May 24, 2013 at 3:30 pm

Professionalization: Mentoring Grad Students Into Professors

Amrit Singh

Mentoring Ph.D. candidates goes well beyond scholarship and subject matter, says Dr. Amritjit Singh, Professor of English, who is helping to lead a conversation about “professionalization” in Ph.D. programs.

At the most recent annual MELUS conference in Pittsburgh, Singh led a panel and participated in two others. These conversations included much more than scholarly issues such as conference presentations vs. publications, books vs. essays, essays vs. book reviews, etc.—issues discussed in the May 19 Chronicle of Higher Education article on “The Long Odds of the Faculty Job Search,” which featured Ohio University’s Creative English program.

Professionalization includes additional topics such as:

  • Strong teaching—What makes you a strong teacher?
  • Teaching vs. Research—even at research institutions, good undergraduate teaching is valued in special ways.
  • Mentoring students and finding mentors for oneself
  • Networking
  • Conflicts in English Departments and how to engage with a department and its service components and also avoid minefields of ideological and personality politics.
  • Connecting with the campus
  • Mapping out plans for publications and other professional development – long term goals vs. short term focus

Singh consulted colleagues in the College of Arts & Sciences as he prepared for the MELUS panels and was especially struck by the observation that grad students might be pushed into professionalization at too fast a pace. Just as they are mastering the demands of the graduate program, the demands of being a professional scholar loom.

One Ohio University colleague, Eric LeMay, Assistant Professor of Creative Writing, told him: “I have significant reservations about the demand for young scholars to ‘professionalize’ right away. I think it forces grad students to commit to projects too quickly and doesn’t give them the time they need to develop their expertise and discover the joys of slowly developing a book and a career. But, as you know, the market is so draconian, that if they don’t start thinking about how to succeed early on, it will be much more difficult to do so in year five or six, not to mention that merely applying for jobs can take a huge chunk of time out of a candidate’s professional life, right at the moment he or she really needs to be focusing on the scholarship. It’s pretty brutal.”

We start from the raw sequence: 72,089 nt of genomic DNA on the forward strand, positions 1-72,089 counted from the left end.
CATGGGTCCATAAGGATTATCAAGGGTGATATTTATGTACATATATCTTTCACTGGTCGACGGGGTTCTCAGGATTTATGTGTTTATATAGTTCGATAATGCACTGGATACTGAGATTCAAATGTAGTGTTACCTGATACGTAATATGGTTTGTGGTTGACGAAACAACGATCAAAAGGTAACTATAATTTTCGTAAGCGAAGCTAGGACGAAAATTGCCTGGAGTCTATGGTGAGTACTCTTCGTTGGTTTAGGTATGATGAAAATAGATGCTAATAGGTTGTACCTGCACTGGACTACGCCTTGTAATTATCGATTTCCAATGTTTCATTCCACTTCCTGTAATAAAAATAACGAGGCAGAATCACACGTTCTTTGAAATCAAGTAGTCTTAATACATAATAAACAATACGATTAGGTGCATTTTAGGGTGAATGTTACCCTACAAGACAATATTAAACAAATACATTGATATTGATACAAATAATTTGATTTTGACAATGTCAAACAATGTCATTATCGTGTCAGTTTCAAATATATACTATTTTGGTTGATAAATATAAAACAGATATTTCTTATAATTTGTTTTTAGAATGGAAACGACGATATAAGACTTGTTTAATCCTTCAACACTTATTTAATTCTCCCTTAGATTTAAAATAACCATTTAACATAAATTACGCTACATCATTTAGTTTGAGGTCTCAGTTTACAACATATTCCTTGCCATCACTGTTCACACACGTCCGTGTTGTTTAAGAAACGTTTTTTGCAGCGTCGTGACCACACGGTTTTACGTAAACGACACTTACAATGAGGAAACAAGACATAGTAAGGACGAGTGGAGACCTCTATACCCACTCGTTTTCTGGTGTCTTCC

Singh, who is the Langston Hughes Professor of English at Ohio University, organized the panel on “Challenges of Professionalization: How to Negotiate Your Way into a Campus and Much More: A Workshop for New Assistant Professors and Advanced Graduate Students” at the MELUS 2013 conference in Pittsburgh in March.

Dr. Rachael Peckham, Associate Professor of English at Marshall University, earned a Ph.D. in English at Ohio University and credits Singh’s mentorship in her professionalization process. She won the Robert Watson Poetry Award for Muck Fire (Spring Garden Press, 2010) and was named a “Notable Essay” in The Best American Essays 2012 (Mariner Books, 2012).